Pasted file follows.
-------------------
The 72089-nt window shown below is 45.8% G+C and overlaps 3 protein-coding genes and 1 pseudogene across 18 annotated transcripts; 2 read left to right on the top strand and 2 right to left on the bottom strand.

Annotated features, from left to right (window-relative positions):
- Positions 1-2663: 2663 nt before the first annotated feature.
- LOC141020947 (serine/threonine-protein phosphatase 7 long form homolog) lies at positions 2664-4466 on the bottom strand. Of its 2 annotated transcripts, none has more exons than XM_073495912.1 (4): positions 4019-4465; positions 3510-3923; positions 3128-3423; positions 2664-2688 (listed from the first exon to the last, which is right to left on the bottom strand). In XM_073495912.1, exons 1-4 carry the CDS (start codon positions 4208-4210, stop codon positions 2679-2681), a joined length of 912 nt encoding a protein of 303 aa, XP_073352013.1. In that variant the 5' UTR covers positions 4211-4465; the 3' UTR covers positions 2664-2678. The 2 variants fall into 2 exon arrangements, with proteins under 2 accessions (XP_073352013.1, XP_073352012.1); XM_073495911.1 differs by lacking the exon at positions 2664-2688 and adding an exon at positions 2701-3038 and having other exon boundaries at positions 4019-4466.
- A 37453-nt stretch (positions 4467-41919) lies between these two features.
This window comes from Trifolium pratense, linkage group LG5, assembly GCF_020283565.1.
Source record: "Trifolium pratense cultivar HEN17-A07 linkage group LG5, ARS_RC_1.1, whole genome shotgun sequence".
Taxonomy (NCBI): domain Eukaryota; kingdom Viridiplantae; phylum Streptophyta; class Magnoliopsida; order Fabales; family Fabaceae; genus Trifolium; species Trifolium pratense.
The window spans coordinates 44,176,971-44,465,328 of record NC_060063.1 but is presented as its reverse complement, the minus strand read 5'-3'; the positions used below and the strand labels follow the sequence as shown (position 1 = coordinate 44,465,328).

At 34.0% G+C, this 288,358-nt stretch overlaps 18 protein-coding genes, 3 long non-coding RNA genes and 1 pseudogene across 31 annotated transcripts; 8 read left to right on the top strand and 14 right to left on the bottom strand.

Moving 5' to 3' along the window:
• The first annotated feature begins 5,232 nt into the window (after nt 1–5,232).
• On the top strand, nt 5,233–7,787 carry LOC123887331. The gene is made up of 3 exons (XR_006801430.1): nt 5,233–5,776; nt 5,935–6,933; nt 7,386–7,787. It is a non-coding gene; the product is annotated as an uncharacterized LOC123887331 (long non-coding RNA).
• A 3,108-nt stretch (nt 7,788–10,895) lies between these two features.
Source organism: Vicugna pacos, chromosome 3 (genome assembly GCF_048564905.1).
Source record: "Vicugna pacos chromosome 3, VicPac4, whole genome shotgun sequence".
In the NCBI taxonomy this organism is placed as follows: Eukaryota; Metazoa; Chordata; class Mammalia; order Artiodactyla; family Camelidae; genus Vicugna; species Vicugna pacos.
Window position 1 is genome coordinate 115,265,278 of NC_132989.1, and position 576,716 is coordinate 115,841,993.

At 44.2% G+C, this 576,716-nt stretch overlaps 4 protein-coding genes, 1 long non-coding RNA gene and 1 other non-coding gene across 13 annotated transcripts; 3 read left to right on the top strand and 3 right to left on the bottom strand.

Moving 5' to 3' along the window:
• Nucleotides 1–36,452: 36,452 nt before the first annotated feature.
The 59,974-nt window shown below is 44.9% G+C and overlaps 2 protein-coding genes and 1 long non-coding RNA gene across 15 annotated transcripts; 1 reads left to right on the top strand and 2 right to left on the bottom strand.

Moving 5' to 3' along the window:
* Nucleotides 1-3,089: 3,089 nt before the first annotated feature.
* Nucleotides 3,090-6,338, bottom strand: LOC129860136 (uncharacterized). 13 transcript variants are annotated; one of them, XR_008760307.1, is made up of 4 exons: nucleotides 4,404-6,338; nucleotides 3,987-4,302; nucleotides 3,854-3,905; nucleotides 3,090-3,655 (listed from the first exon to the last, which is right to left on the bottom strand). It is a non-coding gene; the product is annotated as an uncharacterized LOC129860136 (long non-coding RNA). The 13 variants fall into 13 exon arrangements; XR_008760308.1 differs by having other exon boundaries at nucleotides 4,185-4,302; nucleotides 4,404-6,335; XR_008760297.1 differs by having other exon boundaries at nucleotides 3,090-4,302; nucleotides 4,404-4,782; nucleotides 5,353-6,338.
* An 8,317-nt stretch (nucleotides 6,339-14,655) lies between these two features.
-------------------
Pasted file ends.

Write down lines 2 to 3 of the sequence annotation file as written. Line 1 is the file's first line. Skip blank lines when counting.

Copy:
Annotated features, from left to right (window-relative positions):
- Positions 1-2663: 2663 nt before the first annotated feature.